Until a couple of weeks ago, the only thing I knew about the Dirty Youth was the quality of their material. I’d heard good things but I didn’t know what they sounded like. After being suitably impressed with their set with Fozzy, I walked away wanting to hear more. And now, a couple of months early, I have their second album Gold Dust on hand.
If you don’t know, the South Wales band merges hard rock with essences of punk and cover it with a pop gloss. Much of their stuff wouldn’t sound out of place on regular rotation on Kerrang radio. Except it’s better than most of the music they subject their listeners to.
Had I heard this on a certain radio station, I’d have likely ignored it. But having seen the band play the songs in a live setting with no pre-conceptions worked in their favour. For me, it’s a bit left-field. There’s more than just a radio-friendly sound to them. There’s also a smattering of electronica too with current single “The One” smothered in it. Great if you like that but for me, it’s a turn-off and if that was my introduction to the band, they’d be ignored. It’s bouncy and energetic as a song with those elements should be. During one breakdown, it goes full electronica and could easily be played in some sweaty, neon-clad club where the currency is glow sticks and plays non-stop music of that variety.
However, one single isn’t enough to detract from the album’s quality. And as a rule of thumb, I prefer deep cuts over singles anyway. Gold Dust opens with the rousing “I’m Not Listening to You”. Big, ballsy, anthemic. There’s less electronica here, instead opting for something more hard-hitting with its sneering punk undertones and subtle melodic elements.
Even during the sombre moments like “Darkest Wedding” and “Holding On”, the music is still packed with energy. I love albums like that. The latter of the two is definitely the band at their most laidback but there’s still power and raw energy bubbling under the surface. It’s more restrained and has a sense of it ticking the ballad box for the album as if it’s mandatory.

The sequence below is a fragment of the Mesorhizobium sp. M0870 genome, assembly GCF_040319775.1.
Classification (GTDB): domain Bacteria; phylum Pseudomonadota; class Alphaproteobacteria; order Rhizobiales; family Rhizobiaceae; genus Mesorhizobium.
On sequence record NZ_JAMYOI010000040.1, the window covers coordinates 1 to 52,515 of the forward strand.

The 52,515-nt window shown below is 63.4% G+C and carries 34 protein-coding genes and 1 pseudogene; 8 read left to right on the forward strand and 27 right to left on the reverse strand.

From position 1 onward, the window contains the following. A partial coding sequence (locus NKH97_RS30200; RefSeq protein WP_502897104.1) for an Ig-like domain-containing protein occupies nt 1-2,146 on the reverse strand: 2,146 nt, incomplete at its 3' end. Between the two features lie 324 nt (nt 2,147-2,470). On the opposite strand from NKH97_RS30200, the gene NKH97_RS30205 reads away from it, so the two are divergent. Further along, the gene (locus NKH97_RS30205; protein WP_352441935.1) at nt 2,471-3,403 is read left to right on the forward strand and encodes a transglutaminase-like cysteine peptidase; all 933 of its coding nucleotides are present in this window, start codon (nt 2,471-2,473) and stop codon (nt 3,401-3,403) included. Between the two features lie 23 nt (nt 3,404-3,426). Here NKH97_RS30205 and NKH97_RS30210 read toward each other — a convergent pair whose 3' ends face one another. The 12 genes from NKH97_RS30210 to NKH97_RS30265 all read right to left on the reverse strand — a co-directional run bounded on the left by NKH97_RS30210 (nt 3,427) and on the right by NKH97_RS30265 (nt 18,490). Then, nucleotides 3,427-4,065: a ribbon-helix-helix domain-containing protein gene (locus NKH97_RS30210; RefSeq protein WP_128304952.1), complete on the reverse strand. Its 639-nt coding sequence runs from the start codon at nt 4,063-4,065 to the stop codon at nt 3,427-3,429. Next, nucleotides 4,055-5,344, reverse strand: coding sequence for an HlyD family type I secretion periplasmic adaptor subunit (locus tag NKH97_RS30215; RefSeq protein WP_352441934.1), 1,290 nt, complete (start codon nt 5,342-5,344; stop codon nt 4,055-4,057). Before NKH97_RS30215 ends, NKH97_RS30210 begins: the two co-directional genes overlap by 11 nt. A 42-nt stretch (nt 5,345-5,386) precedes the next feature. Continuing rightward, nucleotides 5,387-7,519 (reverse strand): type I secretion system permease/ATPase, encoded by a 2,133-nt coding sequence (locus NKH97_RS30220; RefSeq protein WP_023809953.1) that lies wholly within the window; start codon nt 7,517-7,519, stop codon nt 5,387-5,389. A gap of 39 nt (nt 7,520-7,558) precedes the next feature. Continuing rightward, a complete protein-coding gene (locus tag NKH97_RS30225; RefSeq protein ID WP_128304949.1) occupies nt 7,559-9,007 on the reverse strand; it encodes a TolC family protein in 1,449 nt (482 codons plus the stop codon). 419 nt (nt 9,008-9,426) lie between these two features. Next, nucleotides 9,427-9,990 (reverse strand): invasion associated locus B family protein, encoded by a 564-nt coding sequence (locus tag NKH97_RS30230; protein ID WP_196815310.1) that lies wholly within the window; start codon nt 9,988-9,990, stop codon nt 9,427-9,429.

Elsewhere, we have “Don’t Feel Right” which falls back into the hard rock corner with smoky, sultry vocals from Danni Monroe. It’s the sort of song that closes a set before the encore or after the opening song of the show. There’s more hints of electronica here during the outro but it doesn’t feel unwelcome here, the drumming from Freddie Green driving the song and takes precedence over the melody.
There’s some brilliant guitar work on display here from both Matt Bond and Luke Padfield, skirting around each other to create harmonious melodies and give the songs their raw, visceral edge. Danni Monroe’s voice captivates from the beginning and refuses to let go, her Welsh accent shining through at moments. It puts me in mind of Hayley Williams but without the fingernails on chalkboard effect.
Had it not been for the Fozzy gig a couple of weeks ago, I’d have missed out on this one. Gold Dust is a fantastic record and I’m delighted to have it. It’s infectious, raw, heavy and melodic in equal parts and is something fresh. And that’s never a bad thing.
Gold Dust is released 11th May